Fossil Fuel Firms Spend Millions on Social Media Ads Against Climate Regulations While Portraying Selves as Green Heroes
October 11th 2019
By Eoin HIggins
Major fossil fuel companies and other big polluters are pouring millions of dollars into social media advertising that touts perceived green initiatives while working to undermine climate regulations, The Guardian reported Thursday.
According to The Guardian, which studied the advertising funding with InfluenceMap, major polluters have spent up to $17 million on social media advertising since May 2018.
"ExxonMobil spent $9.6m—by far the biggest sum—ConocoPhillips $910,000 and BP $790,000," the paper reported. "These ads include PR highlighting low carbon alternatives and at the same time involve direct lobbying against climate initiatives and the promotion of continued fossil fuel extraction in the energy mix."
The report lists a number of initiatives the companies fought against, including a measure in Colorado restricting fracking by ensuring wells were 2,500 feet away from homes, schools, and hospitals. An astroturf campaign opposing the measure, Prop 112, received "$41 million by the oil and gas industry and its trade groups between January and December 2018, according to campaign declarations to the Colorado Secretary of State."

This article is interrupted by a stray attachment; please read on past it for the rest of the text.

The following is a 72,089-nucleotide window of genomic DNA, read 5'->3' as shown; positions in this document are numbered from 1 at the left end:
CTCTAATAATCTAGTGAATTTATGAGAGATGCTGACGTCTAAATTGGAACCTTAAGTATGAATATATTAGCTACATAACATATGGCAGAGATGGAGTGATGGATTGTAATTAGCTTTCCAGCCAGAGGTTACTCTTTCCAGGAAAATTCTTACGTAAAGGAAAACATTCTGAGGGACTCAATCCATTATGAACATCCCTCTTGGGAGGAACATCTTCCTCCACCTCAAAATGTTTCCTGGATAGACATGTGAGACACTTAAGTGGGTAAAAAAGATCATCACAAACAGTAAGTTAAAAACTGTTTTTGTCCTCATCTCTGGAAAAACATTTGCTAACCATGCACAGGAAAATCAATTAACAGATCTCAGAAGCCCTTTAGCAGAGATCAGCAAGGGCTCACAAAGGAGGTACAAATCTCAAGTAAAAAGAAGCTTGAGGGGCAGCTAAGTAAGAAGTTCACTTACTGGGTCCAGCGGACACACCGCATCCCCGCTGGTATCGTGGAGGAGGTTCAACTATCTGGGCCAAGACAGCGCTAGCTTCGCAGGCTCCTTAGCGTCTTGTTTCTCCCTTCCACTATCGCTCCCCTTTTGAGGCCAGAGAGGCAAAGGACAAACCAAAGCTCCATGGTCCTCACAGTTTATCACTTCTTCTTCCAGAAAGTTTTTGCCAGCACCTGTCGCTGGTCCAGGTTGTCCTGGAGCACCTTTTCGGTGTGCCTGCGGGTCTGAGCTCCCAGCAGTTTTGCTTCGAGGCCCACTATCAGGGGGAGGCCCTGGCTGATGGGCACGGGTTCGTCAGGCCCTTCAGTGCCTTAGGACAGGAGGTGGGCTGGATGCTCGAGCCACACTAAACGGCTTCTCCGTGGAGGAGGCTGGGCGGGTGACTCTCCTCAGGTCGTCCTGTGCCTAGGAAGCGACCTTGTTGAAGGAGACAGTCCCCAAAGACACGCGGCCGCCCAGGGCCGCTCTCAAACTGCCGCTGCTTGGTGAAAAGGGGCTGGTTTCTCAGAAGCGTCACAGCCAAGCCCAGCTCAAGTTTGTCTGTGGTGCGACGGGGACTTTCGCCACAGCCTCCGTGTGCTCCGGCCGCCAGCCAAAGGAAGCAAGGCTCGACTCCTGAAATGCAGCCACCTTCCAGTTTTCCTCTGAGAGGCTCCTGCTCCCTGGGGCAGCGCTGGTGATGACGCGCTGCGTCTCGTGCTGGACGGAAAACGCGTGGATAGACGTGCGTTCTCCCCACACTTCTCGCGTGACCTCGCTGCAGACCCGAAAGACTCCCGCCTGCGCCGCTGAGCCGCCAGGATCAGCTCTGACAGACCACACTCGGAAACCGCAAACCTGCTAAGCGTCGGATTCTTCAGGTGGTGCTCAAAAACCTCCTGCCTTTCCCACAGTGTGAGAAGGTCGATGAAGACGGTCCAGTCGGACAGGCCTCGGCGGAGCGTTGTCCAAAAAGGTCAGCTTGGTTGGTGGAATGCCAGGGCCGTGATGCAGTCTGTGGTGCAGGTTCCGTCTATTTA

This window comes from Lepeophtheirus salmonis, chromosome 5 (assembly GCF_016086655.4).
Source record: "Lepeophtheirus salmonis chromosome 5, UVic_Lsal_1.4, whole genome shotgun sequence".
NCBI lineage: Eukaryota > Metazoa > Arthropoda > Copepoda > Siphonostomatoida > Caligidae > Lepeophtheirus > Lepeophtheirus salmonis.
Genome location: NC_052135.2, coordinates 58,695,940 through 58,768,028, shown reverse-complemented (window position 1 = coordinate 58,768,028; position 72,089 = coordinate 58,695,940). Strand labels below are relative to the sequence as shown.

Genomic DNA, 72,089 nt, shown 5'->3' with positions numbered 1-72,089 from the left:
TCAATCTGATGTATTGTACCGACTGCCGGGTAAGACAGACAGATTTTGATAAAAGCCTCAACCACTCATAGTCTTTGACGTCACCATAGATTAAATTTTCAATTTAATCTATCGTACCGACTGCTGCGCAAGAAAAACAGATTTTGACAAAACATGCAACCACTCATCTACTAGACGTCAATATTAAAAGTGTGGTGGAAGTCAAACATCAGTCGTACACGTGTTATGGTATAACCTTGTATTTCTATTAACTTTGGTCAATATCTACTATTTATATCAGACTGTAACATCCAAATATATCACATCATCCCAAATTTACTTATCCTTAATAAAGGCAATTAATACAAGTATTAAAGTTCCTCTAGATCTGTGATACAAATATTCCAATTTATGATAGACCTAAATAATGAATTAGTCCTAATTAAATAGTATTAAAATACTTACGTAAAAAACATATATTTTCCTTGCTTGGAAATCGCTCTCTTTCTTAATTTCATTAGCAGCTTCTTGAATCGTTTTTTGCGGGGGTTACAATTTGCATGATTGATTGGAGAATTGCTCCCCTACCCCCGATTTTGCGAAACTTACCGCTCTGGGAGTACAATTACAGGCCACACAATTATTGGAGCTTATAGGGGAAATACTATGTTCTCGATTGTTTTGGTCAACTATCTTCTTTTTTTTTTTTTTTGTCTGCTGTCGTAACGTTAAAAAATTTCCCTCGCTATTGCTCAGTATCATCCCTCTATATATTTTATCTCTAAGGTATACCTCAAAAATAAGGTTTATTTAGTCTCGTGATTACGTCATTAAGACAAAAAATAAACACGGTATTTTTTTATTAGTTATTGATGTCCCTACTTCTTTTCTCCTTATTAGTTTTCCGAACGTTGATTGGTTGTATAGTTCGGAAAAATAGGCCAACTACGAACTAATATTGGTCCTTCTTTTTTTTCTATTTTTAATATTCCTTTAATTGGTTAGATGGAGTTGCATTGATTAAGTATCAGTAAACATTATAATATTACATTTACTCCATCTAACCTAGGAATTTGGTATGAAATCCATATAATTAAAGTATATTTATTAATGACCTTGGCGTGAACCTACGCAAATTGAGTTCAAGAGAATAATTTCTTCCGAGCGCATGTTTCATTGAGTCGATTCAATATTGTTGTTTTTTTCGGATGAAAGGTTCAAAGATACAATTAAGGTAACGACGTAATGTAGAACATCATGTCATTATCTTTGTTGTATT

The Guardian reported that the money went into ad campaigns that had an effect:
BP gave Protect Colorado $300,000 in October 2018, a month after relocating its US onshore headquarters from Houston to Denver. The move was to help it tap the state's estimated reserves of 1.3bn barrels of oil and exploit increased production, which has made Colorado the country’s fifth largest oil producer.
Guardian analysis of Facebook's ad disclosure platform reveals Protect Colorado had an influence reach of up to 3.3 million impressions in the weeks before the vote, in a state with a population of about 5 million people.
"We lost by 200,000 votes, so yes, 100% we believe the vote was swayed by the social media push they financed," said Prop 112 supporter Anne Lee Foster. "They created doubt. They exploited people's fears that the setback would mean big job losses."
Thursday's reporting is part of a larger study from InfluenceMap which details the extent to which large corporations are involved in determining climate policy.
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